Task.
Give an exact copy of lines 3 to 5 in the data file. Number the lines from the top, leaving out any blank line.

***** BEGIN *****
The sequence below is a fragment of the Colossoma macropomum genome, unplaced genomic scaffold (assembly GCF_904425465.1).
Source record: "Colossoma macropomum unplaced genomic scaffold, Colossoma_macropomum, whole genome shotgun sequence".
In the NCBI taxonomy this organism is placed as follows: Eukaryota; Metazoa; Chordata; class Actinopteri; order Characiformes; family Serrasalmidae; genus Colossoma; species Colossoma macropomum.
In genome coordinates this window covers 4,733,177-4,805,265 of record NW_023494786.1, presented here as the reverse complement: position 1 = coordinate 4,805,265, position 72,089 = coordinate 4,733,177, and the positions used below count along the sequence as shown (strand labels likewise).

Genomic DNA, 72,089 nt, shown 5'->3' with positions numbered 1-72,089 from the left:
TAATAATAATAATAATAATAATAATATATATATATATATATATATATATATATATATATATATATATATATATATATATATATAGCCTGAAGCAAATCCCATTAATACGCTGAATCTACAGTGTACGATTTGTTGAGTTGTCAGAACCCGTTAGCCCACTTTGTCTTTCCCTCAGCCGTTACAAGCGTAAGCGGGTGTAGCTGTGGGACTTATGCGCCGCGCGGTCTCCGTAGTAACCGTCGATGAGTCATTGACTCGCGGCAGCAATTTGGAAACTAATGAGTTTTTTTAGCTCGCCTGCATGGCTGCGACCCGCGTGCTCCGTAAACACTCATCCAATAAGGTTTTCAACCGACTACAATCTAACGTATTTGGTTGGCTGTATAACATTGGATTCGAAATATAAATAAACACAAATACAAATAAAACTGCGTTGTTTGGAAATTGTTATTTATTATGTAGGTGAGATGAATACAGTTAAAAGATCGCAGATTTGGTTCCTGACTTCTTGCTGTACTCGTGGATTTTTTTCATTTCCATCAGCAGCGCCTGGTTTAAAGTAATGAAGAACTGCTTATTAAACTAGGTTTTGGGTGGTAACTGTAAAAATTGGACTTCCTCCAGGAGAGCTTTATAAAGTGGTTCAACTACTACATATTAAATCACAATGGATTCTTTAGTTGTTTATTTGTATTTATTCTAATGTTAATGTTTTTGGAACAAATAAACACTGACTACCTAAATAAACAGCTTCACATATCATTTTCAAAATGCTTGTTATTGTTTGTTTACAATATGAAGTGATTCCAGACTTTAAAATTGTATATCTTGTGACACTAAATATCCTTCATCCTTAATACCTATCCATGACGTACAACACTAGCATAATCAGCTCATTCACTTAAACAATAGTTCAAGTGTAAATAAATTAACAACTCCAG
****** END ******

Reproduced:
In the NCBI taxonomy this organism is placed as follows: Eukaryota; Metazoa; Chordata; class Actinopteri; order Characiformes; family Serrasalmidae; genus Colossoma; species Colossoma macropomum.
In genome coordinates this window covers 4,733,177-4,805,265 of record NW_023494786.1, presented here as the reverse complement: position 1 = coordinate 4,805,265, position 72,089 = coordinate 4,733,177, and the positions used below count along the sequence as shown (strand labels likewise).

Genomic DNA, 72,089 nt, shown 5'->3' with positions numbered 1-72,089 from the left: